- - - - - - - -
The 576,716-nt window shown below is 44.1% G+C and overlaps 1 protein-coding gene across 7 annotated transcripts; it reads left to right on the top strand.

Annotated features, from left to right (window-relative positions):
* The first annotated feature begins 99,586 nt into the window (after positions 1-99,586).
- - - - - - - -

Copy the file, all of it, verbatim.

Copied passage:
The 576,716-nt window shown below is 44.1% G+C and overlaps 1 protein-coding gene across 7 annotated transcripts; it reads left to right on the top strand.

Annotated features, from left to right (window-relative positions):
* The first annotated feature begins 99,586 nt into the window (after positions 1-99,586).